I see the light
I think I’m almost done analyzing data! Which means I’m close to just sitting, entering my mental happy place, and writing away (yeah, I guess I’m one of those scientists that like to write) :relieved:
Here’s what took me 4.5 days to feel motivated and 1.5 days to do:
Downloaded tide data
I downloaded tide data from the links in this lab notebook entry. I used Union as my Skokomish River Delta Site, just as Micah suggested. The website allowed me to get tide data in 10 minute intervals, which perfectly aligns with the environmental data I have. I formatted and saved the tide data in this .csv file.
Removed exposure times from data
Based my meeting notes, we decided to use a one-foot clipping. This means that I could not use any pH, salinity, or dissolved oxygen data when the tide was less than one foot. Such a conservative measure would ensure that the probe readings we use will always come from one that is submerged in water. In this R Script, I replaced all probe readings from less than one-foot tides with “NA”. I then replaced any values greater than 1.5IQR + Third Quartile or less than First Quartile – 1.5IQR (i.e. outliers) with “NA”. Within R Studio,
as.Date and the ability to find and replace within a highlighted selection were extremely useful.
I followed Steven’s suggestion to only use data from bare habitats, so I didn’t manipulate any data from eelgrass outplants. The only exception is that I needed to use data from the eelgrass habitat at Port Gamble Bay for salinity data. For some reason, there is no salinity data from the bare outplant at that site. Not sure how this will effect downstream analyses.
I saved the quality controlled pH, dissolved oxygen, and salinity in separate .csv files.
Remade boxplots and timeseries figures
New data means new figures, right? I used the quality controlled data for pH, dissolved oxygen and salinity. I considered removing outliers for the temperature data, but since the general consensus was to not mess with that data, I didn’t bother. If I need to, I have the code!
Figures 1-2. Temperature time series and boxplot comparing temperature between sites.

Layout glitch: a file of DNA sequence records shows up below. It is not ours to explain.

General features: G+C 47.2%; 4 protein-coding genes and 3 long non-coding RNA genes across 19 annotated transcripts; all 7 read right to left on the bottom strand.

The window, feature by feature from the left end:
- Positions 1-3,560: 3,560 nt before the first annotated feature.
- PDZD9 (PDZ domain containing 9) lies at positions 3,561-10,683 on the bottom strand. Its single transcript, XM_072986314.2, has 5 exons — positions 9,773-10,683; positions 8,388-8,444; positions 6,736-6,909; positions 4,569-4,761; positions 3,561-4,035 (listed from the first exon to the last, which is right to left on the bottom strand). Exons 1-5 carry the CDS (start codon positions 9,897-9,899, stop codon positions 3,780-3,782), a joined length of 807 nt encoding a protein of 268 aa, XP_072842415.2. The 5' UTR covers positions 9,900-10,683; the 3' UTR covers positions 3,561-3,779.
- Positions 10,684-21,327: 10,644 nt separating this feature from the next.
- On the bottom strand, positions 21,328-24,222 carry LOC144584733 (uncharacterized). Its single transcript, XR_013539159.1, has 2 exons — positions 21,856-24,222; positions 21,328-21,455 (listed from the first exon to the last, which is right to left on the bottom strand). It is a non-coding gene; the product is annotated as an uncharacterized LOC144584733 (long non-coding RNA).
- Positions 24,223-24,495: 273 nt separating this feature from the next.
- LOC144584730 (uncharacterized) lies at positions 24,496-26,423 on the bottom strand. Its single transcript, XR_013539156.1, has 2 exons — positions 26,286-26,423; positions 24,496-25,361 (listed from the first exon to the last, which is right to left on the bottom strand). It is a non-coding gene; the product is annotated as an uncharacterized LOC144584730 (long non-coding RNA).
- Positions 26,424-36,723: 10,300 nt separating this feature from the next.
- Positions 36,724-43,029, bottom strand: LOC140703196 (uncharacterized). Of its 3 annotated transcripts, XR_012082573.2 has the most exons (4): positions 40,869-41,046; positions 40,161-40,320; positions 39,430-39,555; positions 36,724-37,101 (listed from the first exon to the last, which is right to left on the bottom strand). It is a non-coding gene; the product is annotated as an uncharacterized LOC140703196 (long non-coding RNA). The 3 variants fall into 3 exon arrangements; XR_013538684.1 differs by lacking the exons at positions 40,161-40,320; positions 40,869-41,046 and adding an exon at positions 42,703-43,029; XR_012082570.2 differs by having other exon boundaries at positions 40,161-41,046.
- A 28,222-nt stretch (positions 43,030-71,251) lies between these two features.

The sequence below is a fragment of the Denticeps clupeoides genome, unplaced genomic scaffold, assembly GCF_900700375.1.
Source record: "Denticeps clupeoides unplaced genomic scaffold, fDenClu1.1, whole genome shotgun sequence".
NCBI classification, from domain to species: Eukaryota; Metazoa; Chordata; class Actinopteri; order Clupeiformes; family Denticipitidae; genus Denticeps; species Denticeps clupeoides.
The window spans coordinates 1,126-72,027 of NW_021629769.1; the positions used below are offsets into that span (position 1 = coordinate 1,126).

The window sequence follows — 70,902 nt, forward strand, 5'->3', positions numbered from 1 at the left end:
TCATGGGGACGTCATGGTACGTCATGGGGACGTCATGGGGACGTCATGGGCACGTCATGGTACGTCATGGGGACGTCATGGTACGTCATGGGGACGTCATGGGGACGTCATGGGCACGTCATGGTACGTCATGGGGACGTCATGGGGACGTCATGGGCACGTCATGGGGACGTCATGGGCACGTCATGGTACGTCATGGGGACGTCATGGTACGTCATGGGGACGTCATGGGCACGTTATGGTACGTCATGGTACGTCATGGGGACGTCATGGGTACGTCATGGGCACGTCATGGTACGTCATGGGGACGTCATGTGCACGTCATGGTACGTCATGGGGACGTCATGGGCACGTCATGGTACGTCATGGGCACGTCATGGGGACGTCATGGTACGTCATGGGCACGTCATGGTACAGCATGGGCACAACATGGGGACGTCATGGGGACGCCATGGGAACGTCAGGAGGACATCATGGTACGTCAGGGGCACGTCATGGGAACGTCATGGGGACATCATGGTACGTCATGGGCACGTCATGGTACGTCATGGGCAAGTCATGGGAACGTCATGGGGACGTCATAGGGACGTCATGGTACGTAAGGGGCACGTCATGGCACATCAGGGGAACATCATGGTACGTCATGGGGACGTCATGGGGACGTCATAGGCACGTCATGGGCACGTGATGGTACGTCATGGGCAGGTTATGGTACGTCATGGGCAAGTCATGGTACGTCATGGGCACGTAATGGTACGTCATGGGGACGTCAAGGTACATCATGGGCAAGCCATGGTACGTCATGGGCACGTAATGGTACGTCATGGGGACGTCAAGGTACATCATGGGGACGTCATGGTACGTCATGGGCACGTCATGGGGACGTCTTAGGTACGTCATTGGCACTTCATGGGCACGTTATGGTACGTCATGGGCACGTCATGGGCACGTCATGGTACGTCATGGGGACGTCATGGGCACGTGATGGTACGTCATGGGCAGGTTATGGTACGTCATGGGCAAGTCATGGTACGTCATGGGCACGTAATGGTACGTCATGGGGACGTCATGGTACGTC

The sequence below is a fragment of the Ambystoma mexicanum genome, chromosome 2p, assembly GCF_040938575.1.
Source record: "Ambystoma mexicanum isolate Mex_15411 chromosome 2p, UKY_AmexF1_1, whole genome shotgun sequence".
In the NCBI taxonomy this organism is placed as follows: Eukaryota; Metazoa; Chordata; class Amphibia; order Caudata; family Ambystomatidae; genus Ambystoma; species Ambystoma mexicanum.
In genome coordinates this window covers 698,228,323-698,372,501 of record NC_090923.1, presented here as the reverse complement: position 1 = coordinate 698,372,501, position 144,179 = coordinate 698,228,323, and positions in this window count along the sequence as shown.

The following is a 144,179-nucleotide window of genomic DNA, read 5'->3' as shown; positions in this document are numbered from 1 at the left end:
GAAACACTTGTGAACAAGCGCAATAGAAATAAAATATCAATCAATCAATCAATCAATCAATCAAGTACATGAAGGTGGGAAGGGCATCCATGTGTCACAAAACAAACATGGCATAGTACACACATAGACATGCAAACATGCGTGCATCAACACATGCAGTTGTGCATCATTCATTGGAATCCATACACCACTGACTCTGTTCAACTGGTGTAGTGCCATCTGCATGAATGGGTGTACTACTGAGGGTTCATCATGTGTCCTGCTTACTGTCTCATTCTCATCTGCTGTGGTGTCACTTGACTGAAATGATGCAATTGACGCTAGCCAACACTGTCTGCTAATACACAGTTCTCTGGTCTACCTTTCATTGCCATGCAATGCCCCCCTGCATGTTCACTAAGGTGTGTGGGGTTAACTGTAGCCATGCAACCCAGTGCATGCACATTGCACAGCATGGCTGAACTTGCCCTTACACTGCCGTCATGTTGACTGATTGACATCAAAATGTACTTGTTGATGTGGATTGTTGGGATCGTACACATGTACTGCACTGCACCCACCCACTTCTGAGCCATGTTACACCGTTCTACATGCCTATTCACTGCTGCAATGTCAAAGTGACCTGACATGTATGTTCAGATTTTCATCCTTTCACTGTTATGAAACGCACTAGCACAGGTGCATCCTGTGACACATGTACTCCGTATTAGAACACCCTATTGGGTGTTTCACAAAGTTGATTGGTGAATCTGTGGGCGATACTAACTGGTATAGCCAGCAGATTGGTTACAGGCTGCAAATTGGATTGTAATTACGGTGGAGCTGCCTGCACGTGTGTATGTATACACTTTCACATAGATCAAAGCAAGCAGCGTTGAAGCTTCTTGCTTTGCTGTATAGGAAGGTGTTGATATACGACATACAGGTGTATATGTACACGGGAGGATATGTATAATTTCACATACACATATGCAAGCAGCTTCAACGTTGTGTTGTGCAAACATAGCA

Nothing different to see here! Temperature at Willapa Bay was higher on average when compared to Puget Sound sites.
Figures 3-4. pH time series and boxplot comparing pH between sites.
Willapa Bay had the highest average pH, followed closely by Case Inlet. This is something I didn’t see before! The time series figure still shows wonky pH patterns towards the end of the outplant, possibly due to probe burial.
Figures 5-6. Dissolved oxygen time series and boxplot comparing dissolved oxygen between sites.
Willapa Bay had the lowest average dissolved oxygen content. Additionally, it had the least variability.
Figures 7-8. Salinity time series and boxplot comparing salinity between sites.
Woah, Willapa Bay very clearly had the lowest salinity levels! There also seems to be some sort of geographical gradient with salinity that could be helpful for Laura’s work. The timeseries plot shows that we needed to remove a lot of the data from Fidalgo Bay due to the probe malfunctioning.
Variable of interest tables
I’ve learned that Steven likes tables, so I made some. I calculated at 12 different variables of interest at each site for each environmental variable in this R script. These are the variables I looked at:
- Standard Deviation
- Percentage of data ± 2 SD
- First Quartile
- Third Quartile
- Percentage of data > 1.5IQR * Third Quartile and < 1.5IQR * First Quartile
I wrote out a different .csv file for each environmental variable:
Now I have something to share at tomorrow’s lab meeting! I’m also going to analyze the growth data from Micah with the hopes of sharing those results.
Back to R!
from yaaminiv.github.io http://ift.tt/2yZAmRk